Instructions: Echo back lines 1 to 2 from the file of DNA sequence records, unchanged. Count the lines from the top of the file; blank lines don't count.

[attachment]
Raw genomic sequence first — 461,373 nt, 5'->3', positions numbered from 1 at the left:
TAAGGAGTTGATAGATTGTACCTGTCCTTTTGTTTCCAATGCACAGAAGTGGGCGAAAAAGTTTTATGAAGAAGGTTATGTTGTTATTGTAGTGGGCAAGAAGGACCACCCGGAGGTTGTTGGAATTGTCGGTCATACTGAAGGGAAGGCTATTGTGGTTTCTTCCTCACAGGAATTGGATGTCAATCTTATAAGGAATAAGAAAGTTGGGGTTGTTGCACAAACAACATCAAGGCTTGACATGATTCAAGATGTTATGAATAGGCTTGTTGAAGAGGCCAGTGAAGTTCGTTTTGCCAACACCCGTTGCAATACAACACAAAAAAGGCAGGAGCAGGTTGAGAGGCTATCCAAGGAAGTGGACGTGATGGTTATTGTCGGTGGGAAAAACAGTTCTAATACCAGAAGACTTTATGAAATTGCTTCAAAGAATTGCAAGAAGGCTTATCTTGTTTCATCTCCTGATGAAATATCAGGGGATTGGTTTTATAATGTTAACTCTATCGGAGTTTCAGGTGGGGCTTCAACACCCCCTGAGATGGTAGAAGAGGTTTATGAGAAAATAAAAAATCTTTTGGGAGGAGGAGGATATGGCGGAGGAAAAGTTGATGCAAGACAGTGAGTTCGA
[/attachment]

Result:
Raw genomic sequence first — 461,373 nt, 5'->3', positions numbered from 1 at the left:
TAAGGAGTTGATAGATTGTACCTGTCCTTTTGTTTCCAATGCACAGAAGTGGGCGAAAAAGTTTTATGAAGAAGGTTATGTTGTTATTGTAGTGGGCAAGAAGGACCACCCGGAGGTTGTTGGAATTGTCGGTCATACTGAAGGGAAGGCTATTGTGGTTTCTTCCTCACAGGAATTGGATGTCAATCTTATAAGGAATAAGAAAGTTGGGGTTGTTGCACAAACAACATCAAGGCTTGACATGATTCAAGATGTTATGAATAGGCTTGTTGAAGAGGCCAGTGAAGTTCGTTTTGCCAACACCCGTTGCAATACAACACAAAAAAGGCAGGAGCAGGTTGAGAGGCTATCCAAGGAAGTGGACGTGATGGTTATTGTCGGTGGGAAAAACAGTTCTAATACCAGAAGACTTTATGAAATTGCTTCAAAGAATTGCAAGAAGGCTTATCTTGTTTCATCTCCTGATGAAATATCAGGGGATTGGTTTTATAATGTTAACTCTATCGGAGTTTCAGGTGGGGCTTCAACACCCCCTGAGATGGTAGAAGAGGTTTATGAGAAAATAAAAAATCTTTTGGGAGGAGGAGGATATGGCGGAGGAAAAGTTGATGCAAGACAGTGAGTTCGA